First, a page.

The scourge that is ransomware has had a devastating impact on the lives of ordinary people around the world, but it doesn’t have to be that way, according to a panel of experts speaking at the 2021 RSA Conference on May 18.
Ransomware is not a new problem in 2021, and it certainly is not one that appears to be diminishing by any measure; rather, it’s growing. Jen Miller-Osborn, deputy director of threat intelligence for Unit 42 at Palo Alto Networks, commented that, according to her firm’s research, from 2019 to 2020 the average ransom payment nearly tripled, from $115,123 to $312,493. In that same period the highest ransom payment doubled from $5m to $10m.
“They’re just gaining more and more money, and when that happens ransomware becomes more and more popular in the criminal sector,” Miller-Osborn said.
The Evolution of Ransomware
Michael Daniel, president and CEO at the Cyber Threat Alliance, explained that over the course of the last decade, ransomware has changed.
“If you look back to, say, 2013, ransomware was typically targeted at an individual’s computer, and the average ransom was like 100 or 150 bucks, so it was a fairly minimal affair,” Daniel said.
In contrast, in 2021 Daniel noted that the average ransom is more than $300,000, and it’s not just individuals being targeted—it’s things like schools systems, hospitals and the energy grid.
As the cost and scale of ransomware attacks have grown, so too has the complexity of trying to limit the risk and the ability to shut down attackers. Among the challenges is that the impact of ransomware isn’t limited to any one industry or even any one agency within the US government.
Phil Reiner, chief executive officer, Institute for Security and Technology and Ransomware Task Force, explained that one of the primary reasons why the Ransomware Task Force existed was to help deal with the fast-moving threat landscape.
“It takes senior-level, top-down interest in a problem like this to really get after it with the resources that are required, and the prioritization of the issue needs to be raised in order to actually do something differently,” Reiner said. “It’s not business as usual. This is not just a normal cybersecurity threat—it’s a plague.”
These threat actors, they feel like they can operate this way because they’ve got safe haven.Phil Reiner
It Is Time for a Comprehensive Approach to End Ransomware
The panelists all agreed that reducing the growth of ransomware will require a coordinated and comprehensive effort across public and private sectors around the world.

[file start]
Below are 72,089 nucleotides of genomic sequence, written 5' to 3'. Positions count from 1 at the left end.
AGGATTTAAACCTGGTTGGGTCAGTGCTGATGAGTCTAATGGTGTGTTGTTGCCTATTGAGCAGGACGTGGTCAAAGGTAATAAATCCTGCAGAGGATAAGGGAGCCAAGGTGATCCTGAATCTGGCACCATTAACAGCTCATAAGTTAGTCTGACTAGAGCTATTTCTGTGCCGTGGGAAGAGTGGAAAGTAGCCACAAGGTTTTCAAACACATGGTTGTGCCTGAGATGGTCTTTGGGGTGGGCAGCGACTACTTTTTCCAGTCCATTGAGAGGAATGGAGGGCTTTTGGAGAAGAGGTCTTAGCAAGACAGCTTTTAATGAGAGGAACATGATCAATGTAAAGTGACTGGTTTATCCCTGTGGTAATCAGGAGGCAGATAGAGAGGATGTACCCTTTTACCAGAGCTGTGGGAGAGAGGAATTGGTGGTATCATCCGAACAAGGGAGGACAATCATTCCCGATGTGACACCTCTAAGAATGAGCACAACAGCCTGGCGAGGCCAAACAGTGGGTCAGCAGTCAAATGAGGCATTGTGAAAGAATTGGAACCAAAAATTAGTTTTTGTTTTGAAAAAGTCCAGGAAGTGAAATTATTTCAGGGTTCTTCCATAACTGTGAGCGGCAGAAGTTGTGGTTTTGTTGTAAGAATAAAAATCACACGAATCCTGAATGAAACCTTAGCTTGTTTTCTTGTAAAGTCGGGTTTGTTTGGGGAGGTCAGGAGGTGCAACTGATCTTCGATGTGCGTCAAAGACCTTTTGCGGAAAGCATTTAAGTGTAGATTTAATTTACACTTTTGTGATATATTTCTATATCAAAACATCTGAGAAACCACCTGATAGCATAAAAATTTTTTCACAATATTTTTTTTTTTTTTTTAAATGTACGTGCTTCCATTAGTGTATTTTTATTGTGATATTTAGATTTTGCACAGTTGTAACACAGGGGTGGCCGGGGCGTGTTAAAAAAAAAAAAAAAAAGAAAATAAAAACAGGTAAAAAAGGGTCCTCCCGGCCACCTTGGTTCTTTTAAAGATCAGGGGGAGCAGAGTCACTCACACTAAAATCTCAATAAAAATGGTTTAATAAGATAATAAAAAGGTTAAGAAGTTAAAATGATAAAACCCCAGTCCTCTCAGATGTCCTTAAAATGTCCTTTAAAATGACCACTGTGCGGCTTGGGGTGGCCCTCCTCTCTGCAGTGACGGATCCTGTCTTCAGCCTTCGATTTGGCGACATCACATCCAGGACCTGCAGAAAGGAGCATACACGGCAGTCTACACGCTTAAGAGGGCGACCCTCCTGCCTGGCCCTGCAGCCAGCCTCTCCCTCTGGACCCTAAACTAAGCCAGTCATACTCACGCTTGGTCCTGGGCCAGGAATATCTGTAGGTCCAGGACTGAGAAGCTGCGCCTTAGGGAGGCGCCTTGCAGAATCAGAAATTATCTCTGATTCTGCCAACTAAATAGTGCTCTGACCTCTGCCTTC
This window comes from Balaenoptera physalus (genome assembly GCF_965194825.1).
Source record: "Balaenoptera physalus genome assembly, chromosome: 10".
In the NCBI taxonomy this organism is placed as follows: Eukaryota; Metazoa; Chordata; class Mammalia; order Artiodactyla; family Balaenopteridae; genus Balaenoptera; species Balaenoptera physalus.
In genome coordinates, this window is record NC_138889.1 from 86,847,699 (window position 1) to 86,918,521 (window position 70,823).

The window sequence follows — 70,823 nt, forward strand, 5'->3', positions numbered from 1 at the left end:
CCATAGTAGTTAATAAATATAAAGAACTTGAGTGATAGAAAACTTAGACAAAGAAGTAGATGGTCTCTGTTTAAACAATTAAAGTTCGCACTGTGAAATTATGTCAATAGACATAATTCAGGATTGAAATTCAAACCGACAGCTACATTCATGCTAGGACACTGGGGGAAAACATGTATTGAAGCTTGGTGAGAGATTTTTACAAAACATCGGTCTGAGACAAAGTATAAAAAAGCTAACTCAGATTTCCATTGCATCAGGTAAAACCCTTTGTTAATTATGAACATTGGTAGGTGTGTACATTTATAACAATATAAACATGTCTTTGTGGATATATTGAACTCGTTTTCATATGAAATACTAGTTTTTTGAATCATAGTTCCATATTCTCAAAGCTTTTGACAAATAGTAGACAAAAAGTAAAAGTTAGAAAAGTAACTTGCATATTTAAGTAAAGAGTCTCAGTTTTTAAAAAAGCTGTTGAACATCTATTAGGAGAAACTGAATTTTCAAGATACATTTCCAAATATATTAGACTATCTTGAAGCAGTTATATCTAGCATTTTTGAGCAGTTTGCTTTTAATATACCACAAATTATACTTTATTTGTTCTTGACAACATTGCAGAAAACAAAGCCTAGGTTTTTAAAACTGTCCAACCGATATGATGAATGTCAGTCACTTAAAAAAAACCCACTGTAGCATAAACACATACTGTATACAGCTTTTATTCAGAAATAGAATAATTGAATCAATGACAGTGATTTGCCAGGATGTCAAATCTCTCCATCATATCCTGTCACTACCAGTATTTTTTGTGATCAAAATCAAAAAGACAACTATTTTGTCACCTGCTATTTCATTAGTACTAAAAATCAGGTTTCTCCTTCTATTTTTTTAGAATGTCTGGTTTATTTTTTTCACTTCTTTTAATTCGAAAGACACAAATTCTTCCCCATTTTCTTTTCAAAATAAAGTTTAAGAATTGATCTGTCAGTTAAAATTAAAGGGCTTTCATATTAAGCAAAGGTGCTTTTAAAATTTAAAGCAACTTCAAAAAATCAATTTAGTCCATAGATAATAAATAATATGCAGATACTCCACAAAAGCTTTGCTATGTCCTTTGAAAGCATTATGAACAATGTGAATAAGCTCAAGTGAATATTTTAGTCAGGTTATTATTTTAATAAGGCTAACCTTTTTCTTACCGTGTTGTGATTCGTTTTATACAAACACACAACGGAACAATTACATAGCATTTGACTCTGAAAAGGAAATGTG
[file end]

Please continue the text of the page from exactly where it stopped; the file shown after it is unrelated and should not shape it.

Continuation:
“You’re not going to solve ransomware with some little silver bullet that just fixes the crypto payments processing problem, you’re not going to solve it by just sending Cyber Command after somebody sitting perhaps in Eastern Europe,” Reiner said. “These actions all have to happen at the same time if you’re really going to effect significant change and shift the trajectory.”
Daniel emphasized that disrupting the cryptocurrency element of ransomware will be a critical part of a comprehensive effort. He noted that it is clear that one of the big enablers for ransomware is the growth of cryptocurrencies.
“Cryptocurrency enables payments to occur in a way that the normal financial system can’t track or block,” Daniel said. “So clearly you’re going to have to address that part of the ecosystem, which has nothing to do with cybersecurity directly. “
Increasing Pressure with Law Enforcement Actions
As ransomware attackers can be anywhere in the world, Reiner said that there are different tactics, including economic sanctions, that can and should be used globally to apply pressure to de-incentivize attacks.
“These threat actors, they feel like they can operate this way because they’ve got safe haven,” Reiner said.
Daniel suggested that for the federal government, there is a need to increase capabilities across multiple agencies and not just those where the focus is on security. For example, he noted that the Department of Health and Human Services (HHS), the Department of Energy and others need to work with organizations within their respective sectors to make them more resilient to ransomware incidents.
Miller-Osborn advocated for more law enforcement actions to help deter would-be ransomware actors. In her view, many ransomware attackers haven’t been too concerned about consequences or the risk of ending up in jail. If there is a coordinated response, where ransomware infrastructure, network and payment operations are all taken down and people are arrested, convicted and get jail time, she expects that behavior will change
“Cybercrimes are never going to go away,” Miller-Osborn said. “But the more people we can discourage from doing these kinds of activities, the safer everyone’s going to be as a whole.”